Searching For Conversions – 10 Tips To Leverage Site Search To Increase Orders

Site SearchIn September, I talked about how to analyze your Site Search data to increase conversions on your site.  I hope you have since delved into your Site Search data and have used that to start thinking about how to use your Site Search function in even more ways to increase orders.  Even if yours is not an ecommerce site, many of the tips below can be implemented to increase conversions for your site.

Site Search Functionality
1.    Make your search box easy to find & on every page.  If somebody needs to use your site’s search function, they’re already probably a bit troubled because they can’t find what they want.  Don’t make it even harder on them by making them look around for the search box.  If possible, put it in the upper-right corner or top center of your page—on each page.  That is the first place users will go to look for it, and they’ll be looking for a search box—not a link to a search page.  Remember, make it easy for them.

2.    Put help text in the search box that clears itself out when they click into the box.  The text that is already present in the search box helps differentiate it from other text boxes on the page, making it easier to spot as the Site Search box.  It also helps set a context for what novice users might be searching for.  For example, the Zappos search box says, “Shoes, Clothing, Bags, etc.”  If yours is a broader search, simple text such as “Search our site” is still excellent.  In either case, make it easy on the user by clearing this text out as soon as they click into the box.Zappos Search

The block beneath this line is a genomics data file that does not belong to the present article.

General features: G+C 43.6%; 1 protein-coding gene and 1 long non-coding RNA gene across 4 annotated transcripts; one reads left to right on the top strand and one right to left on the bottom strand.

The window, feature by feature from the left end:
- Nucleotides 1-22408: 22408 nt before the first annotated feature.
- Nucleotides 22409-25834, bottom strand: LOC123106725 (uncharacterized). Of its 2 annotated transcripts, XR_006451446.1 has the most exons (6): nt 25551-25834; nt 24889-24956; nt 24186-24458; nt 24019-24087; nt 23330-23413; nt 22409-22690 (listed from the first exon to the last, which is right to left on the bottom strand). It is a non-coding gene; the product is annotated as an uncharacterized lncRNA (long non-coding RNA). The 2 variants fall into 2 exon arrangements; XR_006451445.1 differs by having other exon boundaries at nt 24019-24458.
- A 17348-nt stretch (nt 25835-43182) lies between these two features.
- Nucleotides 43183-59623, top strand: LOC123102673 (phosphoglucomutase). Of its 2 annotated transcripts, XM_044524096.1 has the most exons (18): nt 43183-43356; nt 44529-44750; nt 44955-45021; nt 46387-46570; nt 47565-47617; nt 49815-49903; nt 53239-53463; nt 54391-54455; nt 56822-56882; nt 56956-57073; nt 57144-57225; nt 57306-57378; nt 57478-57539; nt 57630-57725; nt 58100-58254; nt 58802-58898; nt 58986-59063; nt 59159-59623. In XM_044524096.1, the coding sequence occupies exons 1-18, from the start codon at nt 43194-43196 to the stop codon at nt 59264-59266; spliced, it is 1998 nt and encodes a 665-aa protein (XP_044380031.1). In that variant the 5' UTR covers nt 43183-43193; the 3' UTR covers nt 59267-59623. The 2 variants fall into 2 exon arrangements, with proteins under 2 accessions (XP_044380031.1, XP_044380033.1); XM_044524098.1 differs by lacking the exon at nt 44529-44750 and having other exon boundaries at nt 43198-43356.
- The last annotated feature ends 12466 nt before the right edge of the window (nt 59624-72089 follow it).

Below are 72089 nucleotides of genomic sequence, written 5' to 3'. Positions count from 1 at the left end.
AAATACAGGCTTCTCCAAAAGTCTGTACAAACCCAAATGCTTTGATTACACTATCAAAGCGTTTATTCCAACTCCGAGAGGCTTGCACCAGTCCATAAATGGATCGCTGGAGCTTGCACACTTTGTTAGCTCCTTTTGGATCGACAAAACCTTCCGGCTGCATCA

3.    Make sure your Site Search can gracefully handle synonyms, spelling errors, etc.  If your search function is too literal, it will be of no use (and added frustration) to a lot of your customers.  For example, the Lands’ End web site handles misspellings reasonably well (a search for “breifcases” and “brief cases” returned the same results as “briefcases”).  However, some synonyms were not as effective.  One of their brief cases is what they call a “Laptop Sleeve”.  Searching for “Laptop case” or “Laptop cover” brought up results that had nothing to do with laptops, and certainly not the Laptop Sleeve.  You will want to continue to review your site search logs to see what kinds of synonyms and misspellings are being searched and make sure your site is handling those properly.Lands' End Search